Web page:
Managing Data Using Excel …

… is a new book by Mark Gardener, published by Pelagic Publishing.*

It is subtitled “Organising, summarising and visualising scientific data”.  The publishers say of the book:

Microsoft Excel is a powerful tool that can transform the way you use data. This book explains in comprehensive and user-friendly detail how to manage, make sense of, explore and share data, giving scientists at all levels the skills they need to maximize the usefulness of their data.

Readers will learn how to use Excel to:
* Build a dataset – how to handle variables and notes, rearrangements and edits to data.
* Check datasets – dealing with typographic errors, data validation and numerical errors.
* Make sense of data – including datasets for regression and correlation; summarizing data with averages and variability; and visualizing data with graphs, pivot charts and sparklines.
* Explore regression data – finding, highlighting and visualizing correlations.
* Explore time-related data – using pivot tables, sparklines and line plots.
* Explore association data – creating and visualizing contingency tables.
* Explore differences – pivot tables and data visualizations including box-whisker plots.
* Share data – methods for exporting and sharing your datasets, summaries and graphs.

Alongside the text, Have a Go exercises, Tips and Notes give readers practical experience and highlight important points, and helpful self-assessment exercises and summary tables can be found at the end of each chapter. Supplementary material can also be downloaded on the companion website.

Managing Data Using Excel is an essential book for all scientists and students who use data and are seeking to manage data more effectively. It is aimed at scientists at all levels but it is especially useful for university-level research, from undergraduates to postdoctoral researchers.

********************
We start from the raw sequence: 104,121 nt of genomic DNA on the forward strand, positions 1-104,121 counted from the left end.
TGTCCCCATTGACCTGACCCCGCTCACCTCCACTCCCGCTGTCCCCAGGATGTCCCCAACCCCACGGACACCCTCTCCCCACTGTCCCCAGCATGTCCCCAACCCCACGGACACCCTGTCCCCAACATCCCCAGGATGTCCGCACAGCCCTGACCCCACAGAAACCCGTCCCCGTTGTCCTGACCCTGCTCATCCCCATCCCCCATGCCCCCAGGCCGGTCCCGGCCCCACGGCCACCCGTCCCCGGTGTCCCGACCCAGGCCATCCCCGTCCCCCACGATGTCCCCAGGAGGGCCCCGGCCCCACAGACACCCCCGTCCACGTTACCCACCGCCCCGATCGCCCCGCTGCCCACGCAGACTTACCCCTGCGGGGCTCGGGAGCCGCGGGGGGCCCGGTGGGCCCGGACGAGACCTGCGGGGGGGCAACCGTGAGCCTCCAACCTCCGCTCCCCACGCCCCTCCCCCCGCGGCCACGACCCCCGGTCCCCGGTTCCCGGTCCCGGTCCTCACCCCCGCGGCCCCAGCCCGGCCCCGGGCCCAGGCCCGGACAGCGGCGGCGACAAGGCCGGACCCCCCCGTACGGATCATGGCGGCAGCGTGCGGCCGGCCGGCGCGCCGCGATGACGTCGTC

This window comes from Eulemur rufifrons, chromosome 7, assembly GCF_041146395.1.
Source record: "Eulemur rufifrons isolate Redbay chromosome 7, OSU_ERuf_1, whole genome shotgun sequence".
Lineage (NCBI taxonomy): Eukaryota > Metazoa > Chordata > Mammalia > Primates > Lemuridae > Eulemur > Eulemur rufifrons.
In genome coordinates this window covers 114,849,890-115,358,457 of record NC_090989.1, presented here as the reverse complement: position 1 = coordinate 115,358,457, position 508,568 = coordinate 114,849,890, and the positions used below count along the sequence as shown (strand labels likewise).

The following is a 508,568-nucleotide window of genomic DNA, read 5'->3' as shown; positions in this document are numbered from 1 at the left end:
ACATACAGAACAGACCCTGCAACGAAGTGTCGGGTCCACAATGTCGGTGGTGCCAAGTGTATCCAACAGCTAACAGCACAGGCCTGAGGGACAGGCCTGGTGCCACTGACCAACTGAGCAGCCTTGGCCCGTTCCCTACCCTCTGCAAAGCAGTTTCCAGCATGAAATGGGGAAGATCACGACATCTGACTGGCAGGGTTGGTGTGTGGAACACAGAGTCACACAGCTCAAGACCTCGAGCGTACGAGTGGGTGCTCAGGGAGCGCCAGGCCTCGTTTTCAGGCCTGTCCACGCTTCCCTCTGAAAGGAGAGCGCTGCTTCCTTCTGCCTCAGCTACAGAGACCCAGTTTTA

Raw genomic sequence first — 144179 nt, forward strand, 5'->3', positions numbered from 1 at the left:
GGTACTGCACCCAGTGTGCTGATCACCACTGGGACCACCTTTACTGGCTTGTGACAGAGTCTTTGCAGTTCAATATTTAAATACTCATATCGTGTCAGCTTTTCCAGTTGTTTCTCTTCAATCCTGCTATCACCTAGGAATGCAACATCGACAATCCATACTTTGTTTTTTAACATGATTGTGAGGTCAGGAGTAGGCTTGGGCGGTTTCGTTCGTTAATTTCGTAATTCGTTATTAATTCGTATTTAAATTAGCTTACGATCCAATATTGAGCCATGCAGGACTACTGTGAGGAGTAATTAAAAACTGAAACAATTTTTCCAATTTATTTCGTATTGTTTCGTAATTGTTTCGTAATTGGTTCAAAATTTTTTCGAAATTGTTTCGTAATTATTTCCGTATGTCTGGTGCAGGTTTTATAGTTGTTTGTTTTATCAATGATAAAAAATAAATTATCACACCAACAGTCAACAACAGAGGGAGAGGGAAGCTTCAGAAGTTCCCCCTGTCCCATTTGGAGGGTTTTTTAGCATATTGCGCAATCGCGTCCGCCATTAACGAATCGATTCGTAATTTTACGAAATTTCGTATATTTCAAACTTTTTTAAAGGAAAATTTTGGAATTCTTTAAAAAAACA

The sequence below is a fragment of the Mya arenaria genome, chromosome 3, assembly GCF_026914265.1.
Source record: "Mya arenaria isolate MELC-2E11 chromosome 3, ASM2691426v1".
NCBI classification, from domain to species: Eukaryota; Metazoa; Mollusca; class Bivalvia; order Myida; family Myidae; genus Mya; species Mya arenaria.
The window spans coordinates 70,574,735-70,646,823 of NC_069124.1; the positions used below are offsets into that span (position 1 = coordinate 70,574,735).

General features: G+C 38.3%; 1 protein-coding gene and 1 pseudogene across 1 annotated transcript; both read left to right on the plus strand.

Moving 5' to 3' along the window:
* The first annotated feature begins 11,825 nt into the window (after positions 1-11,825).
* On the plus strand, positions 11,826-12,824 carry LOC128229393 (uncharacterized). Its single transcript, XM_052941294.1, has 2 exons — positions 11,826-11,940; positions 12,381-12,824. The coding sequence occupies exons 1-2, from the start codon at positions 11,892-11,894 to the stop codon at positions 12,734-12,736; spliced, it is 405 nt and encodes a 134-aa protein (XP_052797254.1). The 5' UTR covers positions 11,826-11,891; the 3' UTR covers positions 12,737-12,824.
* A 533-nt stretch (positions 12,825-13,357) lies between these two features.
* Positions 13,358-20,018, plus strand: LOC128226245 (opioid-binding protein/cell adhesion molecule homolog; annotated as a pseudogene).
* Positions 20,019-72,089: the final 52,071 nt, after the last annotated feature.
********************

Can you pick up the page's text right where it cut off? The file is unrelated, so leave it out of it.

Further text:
Clearly the book is aimed at scientists, particularly those dealing with the analysis of observational data, but is it of value to a wider audience?  Having worked through the book I would say that it is definitely worthwhile for many other groups, including those in engineering and other branches of science and technology, and also those in commercial and marketing work dealing with the analysis of numerical data of any kind.

Aspects of the book that I found particularly useful were:

  • Detailed and clear descriptions of the use of pivot tables in the analysis and summary of numerical data of any kind (an area where I could certainly make more use of the features available in Excel)
  • Clearly laid out procedures for arranging, checking and exploring data.
  • Detailed procedures for display of data in a wide variety of graphs.
  • Detailed step-by step example spreadsheets available from the publisher’s web-site.

This is certainly not a book “for dummies”, and some may find the emphasis on scientific procedures off-putting, but for those willing to spend some time working through the examples I believe it will be of value to anyone who uses Excel to organise, summarise and visualise numerical data of any kind.

* Pelagic Publishing provided me with a free copy of the book for this review; I have no other connection with the publishers or the author.


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